6. vikki0205

    vikki0205 · Newbie

    Messages:
    2
    Likes Received:
    0
    Trophy Points:
    21
    Thank you all for the advice, I think I probably am being to cautious from something he's always seen me do. I'll have a little chat with him x


    Sent from the Diabetes Forum App
     
  7. noblehead

    noblehead Type 1 · Guru
    Retired Moderator

    Messages:
    23,618
    Likes Received:
    19,616
    Trophy Points:
    278
    Good luck Vikki :)
     
    • Like Like x 2
  8. C burns

    C burns · Well-Known Member

    Messages:
    55
    Likes Received:
    29
    Trophy Points:
    38
    I tried to be honest with my kids (aged 3 & 4). They no all of our neighbours well and my neighbours know I'm type 1. My kids hav bn told that if I'm not well of they cnt wake me then they go to a neighbour for help. I also hav a photo of my husband with his phone number beside the phn and an ambulance picture with 999. My daughter (4yrar old) can copy the phn number onto phn to call for help if needed. I'm a bit neurotic and role play to make sure they not whT they're doing


    Sent from the Diabetes Forum App
     
  9. hale710

    hale710 Type 1 · Well-Known Member

    Messages:
    2,903
    Likes Received:
    1,082
    Trophy Points:
    178
    The picture with the phone number is a great idea!


    Blogging at drivendiabetic.wordpress.com
     
  10. C burns

    C burns · Well-Known Member

    Messages:
    55
    Likes Received:
    29
    Trophy Points:
    38
    Tbh it was easy for me to explain. A few months prior I had a bad hypo n kids couldn't wake me. My husband had left for work at 7 n I wakened at 11am with both kids and dog jumping on me. Both kids had gotten up n my daughter got them cereal bars from the cupboard and cartons of juice. I was very lucky that they were both ok! They only tried to waken me again as they were hungry. I sat them both down that day n explained that mummy's tummy is a wee bit different from theirs n told them that if they eat sumthing their tummy breaks it down but mummy's tummy doesn't no how to do that so I Nd special jags for mine to work n that means I'm diabetic. I made sure the kids saw me checking by blood and taking injections from then on. For sum reason I used to hide that from them. That same day I made ul the photos n numbers and showed my daughter how to unlock the front door. I spoke to my neighbour directly across from me n we decided to put the plan into action to show Freya how to unlock door and go there for help. We practice it every few weeks so she is confident with it incase of an emergency. The gd thing is kids r very resilient. If I hav a bug now Freya always asks if I Nd help because I'm diabetic. It really upsets my mum as she thinks it's too much pressure on a 4 year old but I have to say, she takes it in her stride and I'm very proud of her. On the other hand, Shen I tried to explain to my 3 year old son. All he was interested in was 'mum if ur not well can I take 2 biscuits b4 I get help' haha thank god I'm not relying on him!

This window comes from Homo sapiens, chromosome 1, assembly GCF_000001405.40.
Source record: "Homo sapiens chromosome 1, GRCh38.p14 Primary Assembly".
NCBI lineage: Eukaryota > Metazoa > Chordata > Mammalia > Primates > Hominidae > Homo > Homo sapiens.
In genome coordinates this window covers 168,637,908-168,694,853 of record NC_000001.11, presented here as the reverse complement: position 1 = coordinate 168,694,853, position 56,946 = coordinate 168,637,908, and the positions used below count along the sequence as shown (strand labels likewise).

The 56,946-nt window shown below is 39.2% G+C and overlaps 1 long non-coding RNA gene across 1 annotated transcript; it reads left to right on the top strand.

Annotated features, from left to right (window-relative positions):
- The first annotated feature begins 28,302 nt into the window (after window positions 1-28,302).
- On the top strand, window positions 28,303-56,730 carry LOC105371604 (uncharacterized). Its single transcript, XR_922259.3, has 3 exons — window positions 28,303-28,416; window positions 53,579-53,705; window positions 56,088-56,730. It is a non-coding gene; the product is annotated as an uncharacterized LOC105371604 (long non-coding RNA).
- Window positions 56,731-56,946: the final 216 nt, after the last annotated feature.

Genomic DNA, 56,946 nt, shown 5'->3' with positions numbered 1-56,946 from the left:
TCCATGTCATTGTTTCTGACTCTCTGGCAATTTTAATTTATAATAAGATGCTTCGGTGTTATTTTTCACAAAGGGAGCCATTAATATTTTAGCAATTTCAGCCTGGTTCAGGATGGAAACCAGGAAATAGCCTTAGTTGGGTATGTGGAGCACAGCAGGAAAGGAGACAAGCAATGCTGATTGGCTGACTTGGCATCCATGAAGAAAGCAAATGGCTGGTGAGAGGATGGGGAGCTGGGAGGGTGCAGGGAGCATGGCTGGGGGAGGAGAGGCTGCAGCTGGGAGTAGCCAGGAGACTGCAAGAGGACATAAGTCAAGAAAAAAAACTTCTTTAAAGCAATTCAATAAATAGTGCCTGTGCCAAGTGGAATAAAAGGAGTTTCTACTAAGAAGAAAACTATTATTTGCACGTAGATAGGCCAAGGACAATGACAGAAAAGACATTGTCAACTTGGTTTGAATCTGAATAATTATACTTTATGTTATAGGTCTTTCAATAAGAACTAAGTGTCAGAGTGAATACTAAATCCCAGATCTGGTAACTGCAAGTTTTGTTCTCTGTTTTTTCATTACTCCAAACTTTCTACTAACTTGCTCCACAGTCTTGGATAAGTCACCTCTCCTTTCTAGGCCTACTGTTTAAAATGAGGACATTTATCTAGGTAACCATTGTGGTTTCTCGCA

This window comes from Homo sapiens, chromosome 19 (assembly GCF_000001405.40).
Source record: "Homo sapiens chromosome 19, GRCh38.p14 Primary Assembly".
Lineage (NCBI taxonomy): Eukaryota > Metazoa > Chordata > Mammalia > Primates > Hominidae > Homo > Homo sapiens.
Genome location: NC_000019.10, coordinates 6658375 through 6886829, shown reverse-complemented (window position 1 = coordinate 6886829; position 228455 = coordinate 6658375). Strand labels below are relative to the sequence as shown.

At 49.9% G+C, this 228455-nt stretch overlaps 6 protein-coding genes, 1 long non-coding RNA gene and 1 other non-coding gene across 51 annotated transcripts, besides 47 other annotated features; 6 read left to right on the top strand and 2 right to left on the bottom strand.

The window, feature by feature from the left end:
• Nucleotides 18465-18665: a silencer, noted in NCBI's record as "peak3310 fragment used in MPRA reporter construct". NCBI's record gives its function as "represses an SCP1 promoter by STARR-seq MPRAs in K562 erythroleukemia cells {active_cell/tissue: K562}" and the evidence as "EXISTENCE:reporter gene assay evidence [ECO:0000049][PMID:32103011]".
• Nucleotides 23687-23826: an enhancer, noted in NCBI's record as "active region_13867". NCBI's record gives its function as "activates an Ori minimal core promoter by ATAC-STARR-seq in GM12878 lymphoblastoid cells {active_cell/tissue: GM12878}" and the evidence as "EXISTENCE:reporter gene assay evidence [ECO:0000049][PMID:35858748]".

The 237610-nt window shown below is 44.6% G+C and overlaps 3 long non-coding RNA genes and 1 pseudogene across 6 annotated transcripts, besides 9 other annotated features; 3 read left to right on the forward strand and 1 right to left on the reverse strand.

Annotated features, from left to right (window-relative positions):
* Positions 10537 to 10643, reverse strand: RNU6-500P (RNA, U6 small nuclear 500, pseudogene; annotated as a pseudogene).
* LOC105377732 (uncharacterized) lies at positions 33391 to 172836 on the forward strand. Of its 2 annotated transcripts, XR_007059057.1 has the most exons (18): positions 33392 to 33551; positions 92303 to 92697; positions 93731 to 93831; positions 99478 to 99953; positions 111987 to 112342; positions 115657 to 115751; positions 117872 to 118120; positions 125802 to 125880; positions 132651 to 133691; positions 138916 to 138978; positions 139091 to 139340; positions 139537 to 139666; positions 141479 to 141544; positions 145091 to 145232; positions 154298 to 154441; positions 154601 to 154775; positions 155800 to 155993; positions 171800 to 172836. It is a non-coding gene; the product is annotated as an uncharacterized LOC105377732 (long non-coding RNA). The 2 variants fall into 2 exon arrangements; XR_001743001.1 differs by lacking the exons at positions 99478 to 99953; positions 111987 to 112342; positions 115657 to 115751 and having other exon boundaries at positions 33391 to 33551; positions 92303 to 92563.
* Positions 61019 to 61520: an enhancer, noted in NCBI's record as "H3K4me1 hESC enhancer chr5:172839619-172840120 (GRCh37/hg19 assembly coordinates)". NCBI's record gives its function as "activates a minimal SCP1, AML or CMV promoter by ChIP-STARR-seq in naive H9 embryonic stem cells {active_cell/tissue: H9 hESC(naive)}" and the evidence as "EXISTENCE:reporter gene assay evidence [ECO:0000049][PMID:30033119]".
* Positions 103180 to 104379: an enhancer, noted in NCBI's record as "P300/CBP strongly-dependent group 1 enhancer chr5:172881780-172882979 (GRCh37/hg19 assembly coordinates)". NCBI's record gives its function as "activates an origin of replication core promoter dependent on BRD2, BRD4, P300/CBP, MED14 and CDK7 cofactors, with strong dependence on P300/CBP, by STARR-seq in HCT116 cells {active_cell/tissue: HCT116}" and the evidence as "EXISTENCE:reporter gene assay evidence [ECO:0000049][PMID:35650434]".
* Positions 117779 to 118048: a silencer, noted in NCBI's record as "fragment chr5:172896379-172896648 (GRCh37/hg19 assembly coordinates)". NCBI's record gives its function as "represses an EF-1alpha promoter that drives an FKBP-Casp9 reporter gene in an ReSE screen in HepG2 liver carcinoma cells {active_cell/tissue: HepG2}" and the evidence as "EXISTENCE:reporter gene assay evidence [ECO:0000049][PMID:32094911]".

Sent from the Diabetes Forum App
     
    • Like Like x 4
  11. C burns

    C burns · Well-Known Member

    Messages:
    55
    Likes Received:
    29
    Trophy Points:
    38
    • Like Like x 2
  12. Juicyj

    Juicyj Type 1 · Moderator
    Staff Member

    Messages:
    8,095
    Likes Received:
    6,516
    Trophy Points:
    198
    Hi - kids are a bit smarter than we give them credit for, I'm sure they know a lot already, mine is 5 and I've always been open about my diabetes, my daughter even reminds me to check my sugars before I eat and when I have a hypo she knows we have to be quiet and wait it out, she really is my best buddy, she's never been scared by it just curious and if I did have a bad hypo she knows to go the the neighbours. He will be fine just be straight about everything, have a plan for if things could go wrong and both of you will be ok ;)
     
    • Like Like x 2
  • Meet the Community

    Find support, connect with others, ask questions and share your experiences with people with diabetes, their carers and family.

    Did you know: 7 out of 10 people improve their understanding of diabetes within 6 months of being a Diabetes Forum member. Get the Diabetes Forum App and stay connected on iOS and Android

    Grab the app!
  • Tweet with us

  • Like us on Facebook